Cats playing with string or yarn are bound to swallow some parts of it sooner or later. If a cat eats a long piece of thread, it can get looped around the tongue and get stretched out through the gastrointestinal tract. Swallowing a linear foreign body such as yarn or string can lead to gastrointestinal obstruction.
Gastrointestinal obstruction can become a severe condition for your cat. If the string or yarn gets stuck anywhere in the cat’s intestines, its digestive system will have difficulty functioning. The cat will naturally want to expel this foreign object. But if the string is too long, it might just bunch and twist inside the digestive system.
The yarn may also cut through intestinal walls, causing more severe problems such as abdominal infections.
Cats playing with yarn are prone to entanglements. Cats can be quite rowdy with strings, and their legs, feet, or tail can get entangled in knots of yarn. When your cat gets tangled up in yarn, blood may not be able to flow freely in that area of its body. If the yarn is not quickly removed, pain and swelling in constricted regions may lead to tissues dying.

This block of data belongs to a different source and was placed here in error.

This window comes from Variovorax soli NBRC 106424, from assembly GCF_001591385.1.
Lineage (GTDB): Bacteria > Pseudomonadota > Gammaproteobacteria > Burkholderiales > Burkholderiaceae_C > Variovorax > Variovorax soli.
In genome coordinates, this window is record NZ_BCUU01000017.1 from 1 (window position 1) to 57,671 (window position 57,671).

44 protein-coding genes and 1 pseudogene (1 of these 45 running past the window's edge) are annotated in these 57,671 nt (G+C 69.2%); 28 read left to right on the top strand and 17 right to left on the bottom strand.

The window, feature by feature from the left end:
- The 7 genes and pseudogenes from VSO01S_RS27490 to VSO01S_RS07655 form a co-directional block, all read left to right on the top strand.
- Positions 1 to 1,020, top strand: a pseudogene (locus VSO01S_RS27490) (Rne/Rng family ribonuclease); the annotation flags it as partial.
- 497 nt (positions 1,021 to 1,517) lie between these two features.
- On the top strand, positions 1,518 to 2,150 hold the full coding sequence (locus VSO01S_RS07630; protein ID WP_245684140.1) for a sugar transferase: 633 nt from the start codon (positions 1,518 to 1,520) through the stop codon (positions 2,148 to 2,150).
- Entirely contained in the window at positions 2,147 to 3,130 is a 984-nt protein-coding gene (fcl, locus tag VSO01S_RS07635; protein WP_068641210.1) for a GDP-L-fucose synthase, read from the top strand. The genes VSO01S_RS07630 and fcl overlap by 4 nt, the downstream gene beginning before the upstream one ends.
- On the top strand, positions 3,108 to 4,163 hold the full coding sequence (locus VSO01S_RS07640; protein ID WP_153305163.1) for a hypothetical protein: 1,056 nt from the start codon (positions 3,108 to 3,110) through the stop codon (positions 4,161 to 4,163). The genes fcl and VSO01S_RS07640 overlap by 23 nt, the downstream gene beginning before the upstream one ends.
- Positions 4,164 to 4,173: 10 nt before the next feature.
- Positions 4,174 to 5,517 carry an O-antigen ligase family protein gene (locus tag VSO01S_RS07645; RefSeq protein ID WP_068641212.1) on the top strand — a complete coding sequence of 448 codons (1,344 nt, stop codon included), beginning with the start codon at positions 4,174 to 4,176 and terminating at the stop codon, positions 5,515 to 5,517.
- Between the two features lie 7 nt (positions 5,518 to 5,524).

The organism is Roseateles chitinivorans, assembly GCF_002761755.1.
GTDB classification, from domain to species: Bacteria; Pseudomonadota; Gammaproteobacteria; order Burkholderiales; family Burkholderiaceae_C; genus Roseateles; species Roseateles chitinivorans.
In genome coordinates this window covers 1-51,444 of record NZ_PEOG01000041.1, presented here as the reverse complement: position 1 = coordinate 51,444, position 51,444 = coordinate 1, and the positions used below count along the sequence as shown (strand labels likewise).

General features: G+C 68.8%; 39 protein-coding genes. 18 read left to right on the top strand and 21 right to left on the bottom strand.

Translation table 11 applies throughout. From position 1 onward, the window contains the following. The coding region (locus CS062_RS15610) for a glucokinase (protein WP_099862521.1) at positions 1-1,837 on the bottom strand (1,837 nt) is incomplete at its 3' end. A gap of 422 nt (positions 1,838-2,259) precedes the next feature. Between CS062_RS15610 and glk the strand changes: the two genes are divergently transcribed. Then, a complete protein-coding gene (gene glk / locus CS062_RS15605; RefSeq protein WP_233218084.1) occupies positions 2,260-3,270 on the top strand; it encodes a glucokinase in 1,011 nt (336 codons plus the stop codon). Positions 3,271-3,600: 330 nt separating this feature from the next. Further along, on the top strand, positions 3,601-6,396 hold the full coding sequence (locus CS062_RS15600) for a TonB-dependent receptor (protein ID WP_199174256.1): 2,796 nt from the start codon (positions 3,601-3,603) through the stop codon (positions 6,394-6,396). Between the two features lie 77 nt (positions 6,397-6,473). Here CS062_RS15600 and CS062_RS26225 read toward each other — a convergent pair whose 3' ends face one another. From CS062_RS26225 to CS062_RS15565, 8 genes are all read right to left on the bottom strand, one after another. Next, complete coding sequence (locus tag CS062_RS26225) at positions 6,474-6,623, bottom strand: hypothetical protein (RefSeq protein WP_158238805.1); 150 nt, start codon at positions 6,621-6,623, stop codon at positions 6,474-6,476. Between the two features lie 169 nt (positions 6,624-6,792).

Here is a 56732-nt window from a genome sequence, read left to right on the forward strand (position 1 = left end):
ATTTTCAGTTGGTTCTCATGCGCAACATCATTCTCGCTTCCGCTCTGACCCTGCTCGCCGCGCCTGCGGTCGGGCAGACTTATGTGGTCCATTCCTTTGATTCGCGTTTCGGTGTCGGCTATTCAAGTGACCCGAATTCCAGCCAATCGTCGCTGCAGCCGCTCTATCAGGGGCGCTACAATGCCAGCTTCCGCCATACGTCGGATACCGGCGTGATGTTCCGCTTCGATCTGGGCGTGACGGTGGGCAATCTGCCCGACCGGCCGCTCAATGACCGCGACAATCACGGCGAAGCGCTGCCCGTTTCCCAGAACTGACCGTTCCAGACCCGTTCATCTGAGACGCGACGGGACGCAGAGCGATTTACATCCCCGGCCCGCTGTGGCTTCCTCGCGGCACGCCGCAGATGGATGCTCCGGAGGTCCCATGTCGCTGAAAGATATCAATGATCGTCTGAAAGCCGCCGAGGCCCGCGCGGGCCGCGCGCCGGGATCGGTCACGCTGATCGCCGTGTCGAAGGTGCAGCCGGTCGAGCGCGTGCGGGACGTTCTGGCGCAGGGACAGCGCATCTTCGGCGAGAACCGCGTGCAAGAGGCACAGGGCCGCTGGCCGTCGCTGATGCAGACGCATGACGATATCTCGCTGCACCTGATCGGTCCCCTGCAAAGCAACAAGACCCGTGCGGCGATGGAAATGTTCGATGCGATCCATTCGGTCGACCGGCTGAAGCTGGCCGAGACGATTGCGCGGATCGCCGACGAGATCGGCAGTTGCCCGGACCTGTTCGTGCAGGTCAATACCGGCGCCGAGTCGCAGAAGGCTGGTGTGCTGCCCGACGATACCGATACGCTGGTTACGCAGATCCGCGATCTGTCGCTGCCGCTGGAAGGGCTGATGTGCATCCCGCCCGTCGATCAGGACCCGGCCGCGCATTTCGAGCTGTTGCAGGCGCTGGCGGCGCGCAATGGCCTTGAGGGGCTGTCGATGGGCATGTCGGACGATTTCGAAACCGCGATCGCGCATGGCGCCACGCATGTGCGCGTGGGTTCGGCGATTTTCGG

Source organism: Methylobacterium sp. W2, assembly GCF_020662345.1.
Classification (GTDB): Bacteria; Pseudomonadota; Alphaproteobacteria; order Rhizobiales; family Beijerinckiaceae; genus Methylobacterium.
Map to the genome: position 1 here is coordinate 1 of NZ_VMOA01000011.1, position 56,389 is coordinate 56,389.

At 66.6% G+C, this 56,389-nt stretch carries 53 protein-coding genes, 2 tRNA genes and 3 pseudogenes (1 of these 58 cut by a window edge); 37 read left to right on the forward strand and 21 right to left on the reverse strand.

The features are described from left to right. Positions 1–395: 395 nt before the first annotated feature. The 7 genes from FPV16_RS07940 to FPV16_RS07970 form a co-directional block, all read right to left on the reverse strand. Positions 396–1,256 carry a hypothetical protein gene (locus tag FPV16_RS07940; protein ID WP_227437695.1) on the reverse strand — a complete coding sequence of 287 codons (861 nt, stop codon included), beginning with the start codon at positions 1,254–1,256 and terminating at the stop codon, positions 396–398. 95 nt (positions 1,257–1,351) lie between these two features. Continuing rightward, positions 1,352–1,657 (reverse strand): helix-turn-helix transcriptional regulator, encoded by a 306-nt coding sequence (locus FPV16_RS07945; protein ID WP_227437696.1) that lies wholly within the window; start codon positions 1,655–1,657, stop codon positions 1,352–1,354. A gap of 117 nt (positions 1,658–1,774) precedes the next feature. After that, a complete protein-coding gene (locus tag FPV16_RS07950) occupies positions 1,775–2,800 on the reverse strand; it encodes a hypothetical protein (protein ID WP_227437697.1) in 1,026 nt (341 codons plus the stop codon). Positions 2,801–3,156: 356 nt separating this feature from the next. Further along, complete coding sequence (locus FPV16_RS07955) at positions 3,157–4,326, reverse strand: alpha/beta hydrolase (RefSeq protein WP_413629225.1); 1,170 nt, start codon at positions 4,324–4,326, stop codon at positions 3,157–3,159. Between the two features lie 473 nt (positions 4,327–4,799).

What do you do if your cat eats yarn?
You see your cat just lingering around your crochet supplies, and then eventually, it is running around with an untangled ball of yarn. Then, your cat chewed a part of it. And you have no idea how much string your pet cat swallowed.
If your cat ate string or yarn, what is the best thing to do? Here are a few recommendations from vets to keep your cat out of danger after eating yarn.
- Call the veterinarian.